After 10 months of not wearing high heels to work, my feet have stopped hurting. The aches and pains I associated with growing older or sports injuries were in fact the result of wearing terrible (but cute) shoes.
In some ways the same premise applies to our choice of vehicles. We see the smog, witness the chronic asthma rates, and get the air quality alerts, but we always associate that pollution as something outside of our own personal choices. We witnessed what it could be like when people stopped driving cars during quarantine. The thick veil of air pollution lifted over cities around the world and suddenly we could breathe easier and we felt better.
According to many sources, including the U.S. Department of Transportation, vehicles are a leading source of air pollution that contribute to health problems such as, “aggravated asthma, reduced lung capacity, and increased susceptibility to respiratory illnesses, including pneumonia and bronchitis.” Studies also link air pollution to lung disease and heart attacks.
We know the solutions to foot pain and air quality. Stop wearing high heels AND stop driving cars that use gas. Often when we are faced with facts that we don’t like, we end up talking ourselves into a compromise solution. For example, instead of buying the full electric car, we go for the hybrid model because it doesn’t use as much gas. But that compromise gets you about as far as switching from a 4″ stiletto to a 3″ wedge – the pain isn’t as bad, but it still hurts.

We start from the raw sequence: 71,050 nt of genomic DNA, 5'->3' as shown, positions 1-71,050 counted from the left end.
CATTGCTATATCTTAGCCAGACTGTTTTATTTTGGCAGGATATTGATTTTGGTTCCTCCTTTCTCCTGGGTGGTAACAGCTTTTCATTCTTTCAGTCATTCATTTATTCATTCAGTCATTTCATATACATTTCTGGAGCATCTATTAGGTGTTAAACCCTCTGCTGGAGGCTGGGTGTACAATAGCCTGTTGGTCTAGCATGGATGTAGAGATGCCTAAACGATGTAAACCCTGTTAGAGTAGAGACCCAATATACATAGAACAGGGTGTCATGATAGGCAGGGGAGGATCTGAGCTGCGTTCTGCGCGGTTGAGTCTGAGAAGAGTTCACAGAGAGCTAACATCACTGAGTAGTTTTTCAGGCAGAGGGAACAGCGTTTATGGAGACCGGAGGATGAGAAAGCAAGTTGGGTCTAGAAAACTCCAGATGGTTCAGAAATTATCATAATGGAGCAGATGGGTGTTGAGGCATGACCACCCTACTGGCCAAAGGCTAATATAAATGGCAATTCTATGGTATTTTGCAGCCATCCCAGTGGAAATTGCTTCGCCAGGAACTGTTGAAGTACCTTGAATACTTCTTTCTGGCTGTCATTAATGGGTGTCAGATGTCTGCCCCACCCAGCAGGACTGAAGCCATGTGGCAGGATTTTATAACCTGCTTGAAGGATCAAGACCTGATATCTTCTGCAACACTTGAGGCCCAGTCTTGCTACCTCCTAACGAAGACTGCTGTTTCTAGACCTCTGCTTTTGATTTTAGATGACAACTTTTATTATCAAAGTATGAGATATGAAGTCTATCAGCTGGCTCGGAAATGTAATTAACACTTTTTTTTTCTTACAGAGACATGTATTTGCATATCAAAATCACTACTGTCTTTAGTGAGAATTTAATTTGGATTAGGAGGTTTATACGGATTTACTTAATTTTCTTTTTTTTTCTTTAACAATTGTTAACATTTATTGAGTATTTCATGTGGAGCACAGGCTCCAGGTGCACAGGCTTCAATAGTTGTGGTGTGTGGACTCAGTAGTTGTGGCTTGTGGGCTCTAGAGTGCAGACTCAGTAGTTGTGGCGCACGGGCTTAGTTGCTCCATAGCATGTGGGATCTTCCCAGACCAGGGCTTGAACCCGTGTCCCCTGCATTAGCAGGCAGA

Real and meaningful solutions depend on resisting social pressure to be ‘normal’ and being willing to be a pioneer. Buying a cleaner car, such as an electric vehicle, also means making a large financial investment that benefits more than just yourself, but also your community and the generations that follow us.
It feels strange to be the first one starting a trend when all of our lives we are taught to fit in. But, when you are bold and make smart choices with positive benefits, other women will follow.
Educate yourself and be an ambassador for change. Throw away the feet torture devices, say goodbye to the gas pump, and say hello to the future!
I agree with 90% of your rather brilliant analogy. However I still see opportunities for plug-in hybrids and certainly don’t see them as 3″ heels. Over three years, I’ve driven fewer than 500 miles on gasoline but that flexibility has enabled me to do all of the rest of my driving electric without worry. Maybe you don’t toss the heels, you just save them for very special occasions. Selling new technology as a sacrifice usually isn’t a successful strategy.